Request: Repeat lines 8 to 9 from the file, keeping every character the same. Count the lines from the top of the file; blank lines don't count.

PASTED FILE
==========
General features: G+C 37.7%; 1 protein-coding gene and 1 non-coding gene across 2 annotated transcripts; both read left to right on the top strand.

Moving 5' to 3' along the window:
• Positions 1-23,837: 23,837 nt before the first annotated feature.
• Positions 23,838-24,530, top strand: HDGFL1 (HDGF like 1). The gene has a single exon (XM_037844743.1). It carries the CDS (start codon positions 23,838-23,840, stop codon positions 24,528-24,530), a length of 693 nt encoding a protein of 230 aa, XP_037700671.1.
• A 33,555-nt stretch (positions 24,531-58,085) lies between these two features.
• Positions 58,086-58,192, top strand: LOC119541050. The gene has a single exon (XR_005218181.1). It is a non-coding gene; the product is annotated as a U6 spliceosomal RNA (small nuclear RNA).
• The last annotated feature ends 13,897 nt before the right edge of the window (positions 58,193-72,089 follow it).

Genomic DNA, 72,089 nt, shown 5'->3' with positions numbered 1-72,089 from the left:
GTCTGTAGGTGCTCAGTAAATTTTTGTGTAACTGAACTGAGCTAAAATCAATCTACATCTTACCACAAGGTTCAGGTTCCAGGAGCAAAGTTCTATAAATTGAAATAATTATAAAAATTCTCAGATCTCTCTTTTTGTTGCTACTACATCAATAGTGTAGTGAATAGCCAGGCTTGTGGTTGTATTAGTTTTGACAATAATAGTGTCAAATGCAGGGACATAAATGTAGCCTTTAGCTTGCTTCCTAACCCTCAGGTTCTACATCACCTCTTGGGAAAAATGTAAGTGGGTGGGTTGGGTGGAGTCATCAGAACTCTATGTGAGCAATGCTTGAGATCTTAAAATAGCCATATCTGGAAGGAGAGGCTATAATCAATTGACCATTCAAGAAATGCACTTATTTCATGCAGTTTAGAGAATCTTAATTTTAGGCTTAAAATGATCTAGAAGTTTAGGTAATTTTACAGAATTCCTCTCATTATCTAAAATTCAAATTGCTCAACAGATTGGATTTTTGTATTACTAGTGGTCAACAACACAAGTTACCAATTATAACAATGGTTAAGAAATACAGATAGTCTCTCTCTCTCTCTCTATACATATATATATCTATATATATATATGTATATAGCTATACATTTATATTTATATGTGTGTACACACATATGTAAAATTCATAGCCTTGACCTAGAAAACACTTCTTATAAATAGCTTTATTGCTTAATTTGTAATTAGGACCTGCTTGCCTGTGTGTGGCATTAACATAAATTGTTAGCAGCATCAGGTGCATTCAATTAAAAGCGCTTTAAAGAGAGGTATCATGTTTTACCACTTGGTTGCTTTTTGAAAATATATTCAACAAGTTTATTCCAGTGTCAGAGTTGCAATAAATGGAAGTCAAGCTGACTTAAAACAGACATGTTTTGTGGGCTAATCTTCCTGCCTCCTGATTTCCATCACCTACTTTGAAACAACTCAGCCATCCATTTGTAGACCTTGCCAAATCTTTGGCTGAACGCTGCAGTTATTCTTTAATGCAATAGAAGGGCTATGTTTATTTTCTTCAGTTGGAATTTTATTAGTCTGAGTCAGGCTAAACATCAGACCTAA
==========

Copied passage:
Genomic DNA, 72,089 nt, shown 5'->3' with positions numbered 1-72,089 from the left:
GTCTGTAGGTGCTCAGTAAATTTTTGTGTAACTGAACTGAGCTAAAATCAATCTACATCTTACCACAAGGTTCAGGTTCCAGGAGCAAAGTTCTATAAATTGAAATAATTATAAAAATTCTCAGATCTCTCTTTTTGTTGCTACTACATCAATAGTGTAGTGAATAGCCAGGCTTGTGGTTGTATTAGTTTTGACAATAATAGTGTCAAATGCAGGGACATAAATGTAGCCTTTAGCTTGCTTCCTAACCCTCAGGTTCTACATCACCTCTTGGGAAAAATGTAAGTGGGTGGGTTGGGTGGAGTCATCAGAACTCTATGTGAGCAATGCTTGAGATCTTAAAATAGCCATATCTGGAAGGAGAGGCTATAATCAATTGACCATTCAAGAAATGCACTTATTTCATGCAGTTTAGAGAATCTTAATTTTAGGCTTAAAATGATCTAGAAGTTTAGGTAATTTTACAGAATTCCTCTCATTATCTAAAATTCAAATTGCTCAACAGATTGGATTTTTGTATTACTAGTGGTCAACAACACAAGTTACCAATTATAACAATGGTTAAGAAATACAGATAGTCTCTCTCTCTCTCTCTATACATATATATATCTATATATATATATGTATATAGCTATACATTTATATTTATATGTGTGTACACACATATGTAAAATTCATAGCCTTGACCTAGAAAACACTTCTTATAAATAGCTTTATTGCTTAATTTGTAATTAGGACCTGCTTGCCTGTGTGTGGCATTAACATAAATTGTTAGCAGCATCAGGTGCATTCAATTAAAAGCGCTTTAAAGAGAGGTATCATGTTTTACCACTTGGTTGCTTTTTGAAAATATATTCAACAAGTTTATTCCAGTGTCAGAGTTGCAATAAATGGAAGTCAAGCTGACTTAAAACAGACATGTTTTGTGGGCTAATCTTCCTGCCTCCTGATTTCCATCACCTACTTTGAAACAACTCAGCCATCCATTTGTAGACCTTGCCAAATCTTTGGCTGAACGCTGCAGTTATTCTTTAATGCAATAGAAGGGCTATGTTTATTTTCTTCAGTTGGAATTTTATTAGTCTGAGTCAGGCTAAACATCAGACCTAA